Training a dog can be frustrating. You know what you are trying to help your dog understand; what you want them to learn. You gesture, you wave the food, you call their name, and maybe even cheer-lead them a bit. If they would just pay attention and do the behaviour, you can reward them and the lesson can continue. Unfortunately, the dog isn’t paying the least bit of attention. You’ve seen it. In fact, it’s probably happened to you with your dog. I know that it’s happened to me. But I’ve found a few tricks to keep these little lapses of attention from getting me frustrated and help my dog get back on the training track.
I’ve written before about how training realistically resembles a game of inter-species “Charades” with us humans trying to get the dog to guess the right behaviour so we can reward them. But there is a downside to that analogy. It can be too easy to get stuck in the “rules” of the game. For example, as the trainer, I know that it is training time and that I’m trying to work with my dog, but how does my dog understand why this time is any different from play time or exploring time or even just “I’m not on the job right now” time? There are lots of ways to lose my dog’s focus while I’m training so I’ve devised a few strategies to make the most of my training time.
The value of structure
One of the things I learned very early in my introduction to reward based training was to keep my training sessions short and fun. “Always leave the dog wanting more” was the advice I saw most often in the books I was reading. I don’t remember reading it in those books, but I fell into a good habit of having a very definite structure for my training time with my dog. In the beginning, we always learned new things in our “training room.” If we were in that room, my dog knew that it was time to play that game where she does things and gets rewards. When we were finished, we left that room and went to do other things. It didn’t take long before we started moving our training to different places so I needed to create a different structure for my dog.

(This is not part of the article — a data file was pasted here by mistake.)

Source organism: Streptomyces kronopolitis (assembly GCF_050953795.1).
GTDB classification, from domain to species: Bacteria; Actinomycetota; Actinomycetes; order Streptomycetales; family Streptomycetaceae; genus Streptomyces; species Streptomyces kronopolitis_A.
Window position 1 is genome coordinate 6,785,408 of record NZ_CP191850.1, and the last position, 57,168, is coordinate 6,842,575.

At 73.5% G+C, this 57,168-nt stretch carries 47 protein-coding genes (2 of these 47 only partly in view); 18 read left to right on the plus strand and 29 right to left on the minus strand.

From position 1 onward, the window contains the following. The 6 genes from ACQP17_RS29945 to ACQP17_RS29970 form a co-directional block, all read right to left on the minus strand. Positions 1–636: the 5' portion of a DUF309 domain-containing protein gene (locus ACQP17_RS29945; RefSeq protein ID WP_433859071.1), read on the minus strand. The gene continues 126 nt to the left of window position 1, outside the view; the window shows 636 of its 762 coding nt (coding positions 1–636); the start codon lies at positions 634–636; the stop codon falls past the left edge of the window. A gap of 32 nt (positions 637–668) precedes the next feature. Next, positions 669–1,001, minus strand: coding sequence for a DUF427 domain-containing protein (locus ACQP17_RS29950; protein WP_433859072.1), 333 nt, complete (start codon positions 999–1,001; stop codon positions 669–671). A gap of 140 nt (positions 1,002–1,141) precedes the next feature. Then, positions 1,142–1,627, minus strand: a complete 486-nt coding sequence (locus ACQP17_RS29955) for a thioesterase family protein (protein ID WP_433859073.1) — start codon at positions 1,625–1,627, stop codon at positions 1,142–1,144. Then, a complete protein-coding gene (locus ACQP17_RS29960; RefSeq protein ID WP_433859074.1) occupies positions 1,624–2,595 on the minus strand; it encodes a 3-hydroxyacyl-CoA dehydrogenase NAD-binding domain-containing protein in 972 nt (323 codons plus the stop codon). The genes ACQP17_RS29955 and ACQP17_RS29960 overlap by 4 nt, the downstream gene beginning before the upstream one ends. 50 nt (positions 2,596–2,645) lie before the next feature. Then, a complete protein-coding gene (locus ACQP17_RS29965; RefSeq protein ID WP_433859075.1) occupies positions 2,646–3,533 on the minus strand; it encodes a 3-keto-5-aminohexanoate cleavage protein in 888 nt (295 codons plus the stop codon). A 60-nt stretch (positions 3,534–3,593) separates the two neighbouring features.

Knowing when training starts and when it is over is very important to a dog. This is especially true of a dog being trained with rewards. From my dog’s perspective, we are playing a game of “how can I get dad to give me a reward?” Almost always that comes down to offering me some behaviour or another. If my dog doesn’t know that our training time has ended, she can continue showing me random behaviours with increasing frustration not understanding that “training time” is over for now. So, to manage her expectation, I created some habits, “rituals” if you like, at the beginning and end of our training so that she would know when we were starting and when we were ending.